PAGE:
Given that this version was re-worked and published by BAM! Entertainment, I’m not surprised. The publisher was known for churning out licensed Cartoon Network kid games, especially on the GBC/GBA, and could mostly be called ‘shovelware’, or releasing subpar ports of far superior, legacy titles. BAM! Entertainment had only one fairly successful release, a GBA title, and the company filed for bankruptcy in 2005. If the rest of their offering is as poor as YB:GBB, it is not surprising that the company quickly went defunct.

The only interesting thing about this game to me, is that I wonder how this loose cart made it across the pond to UK shores. The takeaway from this: if you’re looking for a fairly entertaining, but not too taxing, puzzler, look for the PS1 release, or the GBC EU/JPN release at second best. Give this Yogi Bear title a complete miss, take your pic-a-nic basket, and swerve away in the opposite direction, Boo Boo.

Super Mario Bros, NES Original Version.

This is it, where it all began!

Game Detail:

Screw you, Bowser

Game: Super Mario Bros.
Console: NES
Format: Original Cart
Playing on: Retron5
Cheats used: Infinite lives. Because I suck.

Where else should I start other than the first Nintendo game I played? Super Mario Bros. is one of the three games that I have actually completed, (when I was about fourteen or fifteen) and it’s time to see if I can still do that.

Apparently, that’s a no, because I am stuck on 6-4 with no signs of advancing forward yet. Did I mention I’m also little and unable to get the goddamn mushroom? It took me about 30 minutes to get to 6-4, and so far two weeks still stuck here. Clearly, I’ve not been playing video games nearly enough over the last few years.

Super Mario Bros is the game that sucked me in to video games in a big way. I remember seeing it for the first time and being completely enthralled. The friend that had the NES at the time was the friend that taught me how to play, from running and jumping, all the secrets and warp zones, and how to always hit the top of the flag at the end of every level.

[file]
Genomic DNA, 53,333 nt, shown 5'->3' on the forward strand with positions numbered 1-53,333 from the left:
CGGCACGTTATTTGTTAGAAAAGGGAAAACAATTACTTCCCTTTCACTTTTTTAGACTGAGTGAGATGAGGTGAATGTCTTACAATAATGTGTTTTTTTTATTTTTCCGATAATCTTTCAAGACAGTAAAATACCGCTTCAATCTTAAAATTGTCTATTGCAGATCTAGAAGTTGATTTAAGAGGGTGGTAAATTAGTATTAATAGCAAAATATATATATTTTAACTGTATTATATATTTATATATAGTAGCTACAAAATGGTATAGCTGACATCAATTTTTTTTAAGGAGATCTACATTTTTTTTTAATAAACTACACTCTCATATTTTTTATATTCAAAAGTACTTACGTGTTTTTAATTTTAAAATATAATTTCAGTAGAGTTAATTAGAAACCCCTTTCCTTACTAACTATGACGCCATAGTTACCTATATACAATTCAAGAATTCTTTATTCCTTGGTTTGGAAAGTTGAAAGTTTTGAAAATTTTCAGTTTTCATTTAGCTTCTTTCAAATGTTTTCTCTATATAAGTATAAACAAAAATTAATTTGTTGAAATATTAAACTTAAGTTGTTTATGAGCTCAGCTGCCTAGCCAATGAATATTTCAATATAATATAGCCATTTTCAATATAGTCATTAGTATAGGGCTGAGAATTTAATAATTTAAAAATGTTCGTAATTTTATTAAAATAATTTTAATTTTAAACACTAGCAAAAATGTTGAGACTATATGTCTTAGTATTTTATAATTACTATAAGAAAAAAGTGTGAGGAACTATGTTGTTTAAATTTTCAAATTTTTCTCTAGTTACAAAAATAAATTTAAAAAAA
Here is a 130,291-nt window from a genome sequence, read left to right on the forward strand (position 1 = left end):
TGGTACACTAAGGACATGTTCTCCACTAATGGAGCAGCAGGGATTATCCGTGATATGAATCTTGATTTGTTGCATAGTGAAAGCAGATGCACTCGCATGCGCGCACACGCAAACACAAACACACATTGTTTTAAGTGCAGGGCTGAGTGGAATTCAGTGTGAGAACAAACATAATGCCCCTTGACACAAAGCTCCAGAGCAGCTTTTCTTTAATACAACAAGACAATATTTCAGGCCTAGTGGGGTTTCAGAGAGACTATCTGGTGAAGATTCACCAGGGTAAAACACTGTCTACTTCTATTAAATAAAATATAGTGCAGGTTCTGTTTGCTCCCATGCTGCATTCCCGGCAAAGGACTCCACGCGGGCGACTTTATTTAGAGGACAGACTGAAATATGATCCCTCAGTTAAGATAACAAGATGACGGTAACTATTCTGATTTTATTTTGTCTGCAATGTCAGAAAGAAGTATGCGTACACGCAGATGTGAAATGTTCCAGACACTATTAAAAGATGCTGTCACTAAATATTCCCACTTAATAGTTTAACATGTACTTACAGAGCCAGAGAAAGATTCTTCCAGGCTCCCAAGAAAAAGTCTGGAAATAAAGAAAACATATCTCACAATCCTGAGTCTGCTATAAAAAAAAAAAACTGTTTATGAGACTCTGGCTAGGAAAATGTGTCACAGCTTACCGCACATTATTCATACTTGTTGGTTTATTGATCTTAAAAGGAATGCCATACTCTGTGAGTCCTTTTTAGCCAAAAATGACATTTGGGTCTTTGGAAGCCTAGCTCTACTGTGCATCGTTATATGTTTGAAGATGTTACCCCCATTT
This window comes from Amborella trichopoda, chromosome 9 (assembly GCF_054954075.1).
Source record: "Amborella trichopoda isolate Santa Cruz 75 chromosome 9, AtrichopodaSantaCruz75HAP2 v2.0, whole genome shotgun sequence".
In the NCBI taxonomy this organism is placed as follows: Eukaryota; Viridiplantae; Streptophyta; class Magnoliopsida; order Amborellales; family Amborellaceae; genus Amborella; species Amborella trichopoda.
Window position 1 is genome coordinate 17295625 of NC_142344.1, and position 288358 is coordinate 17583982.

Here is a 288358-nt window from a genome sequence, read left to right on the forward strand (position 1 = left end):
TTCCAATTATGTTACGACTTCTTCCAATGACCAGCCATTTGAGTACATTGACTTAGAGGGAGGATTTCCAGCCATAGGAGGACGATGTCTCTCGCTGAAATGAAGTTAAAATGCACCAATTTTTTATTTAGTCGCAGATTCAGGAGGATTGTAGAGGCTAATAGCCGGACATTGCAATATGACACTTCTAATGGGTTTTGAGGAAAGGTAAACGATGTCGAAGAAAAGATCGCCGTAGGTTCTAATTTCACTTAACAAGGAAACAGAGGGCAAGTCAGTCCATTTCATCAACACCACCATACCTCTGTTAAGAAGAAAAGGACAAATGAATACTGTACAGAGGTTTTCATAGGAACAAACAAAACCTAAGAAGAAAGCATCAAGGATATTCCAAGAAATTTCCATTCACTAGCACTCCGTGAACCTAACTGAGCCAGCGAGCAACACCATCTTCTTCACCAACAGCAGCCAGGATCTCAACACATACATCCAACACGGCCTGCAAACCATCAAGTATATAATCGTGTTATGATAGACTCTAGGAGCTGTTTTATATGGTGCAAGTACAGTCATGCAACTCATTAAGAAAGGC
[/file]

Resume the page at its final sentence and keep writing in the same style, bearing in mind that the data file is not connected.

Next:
For me, this game still stands the test of time. Here I am at forty something, and I am so damn close to smacking Bowser off his bridge at the end of 6-4, but still just missing it and being caught by his hammers. I’m getting just as annoyed as I did at eleven years old. Even as I write, 6-4 is playing in the background, and the music has sped up for the last 99 count to get the heart-rate and anxiety up, because running out of time is serious business.

No one can deny the impact this slightly portly plumber has had on the gaming world. In the 90’s Mario was more widely recognised by American children than Mickey Mouse. More than 200 Mario games have been produced, and the franchise has grossed an estimated $25.907 billion in sales as of 2018.

Not bad for a jumping plumber at all.

But back to this game. We all know that the enhanced remake for 1993’s Super Mario All-Stars is visually superior. Come on, just look at them in comparison. However, no matter how hard I try, I just can’t get into the SNES version or even make it past some of the earlier levels. That itself is for a future post (hopefully) to air my gripes, but for me, the original NES version is the definitive and will always be the way I play this game. If I guess to have played it one thousand times, I’d be low-balling that figure. Level 1-1 is so ingrained into my brain and muscle memory, I could probably play that level blindfolded.

With that said, I think it’s time to get back to playing and see if I can prove myself still young at heart and able to complete this game.

EDIT: I have got through 6-4! Shame I’m now stuck on 7-1.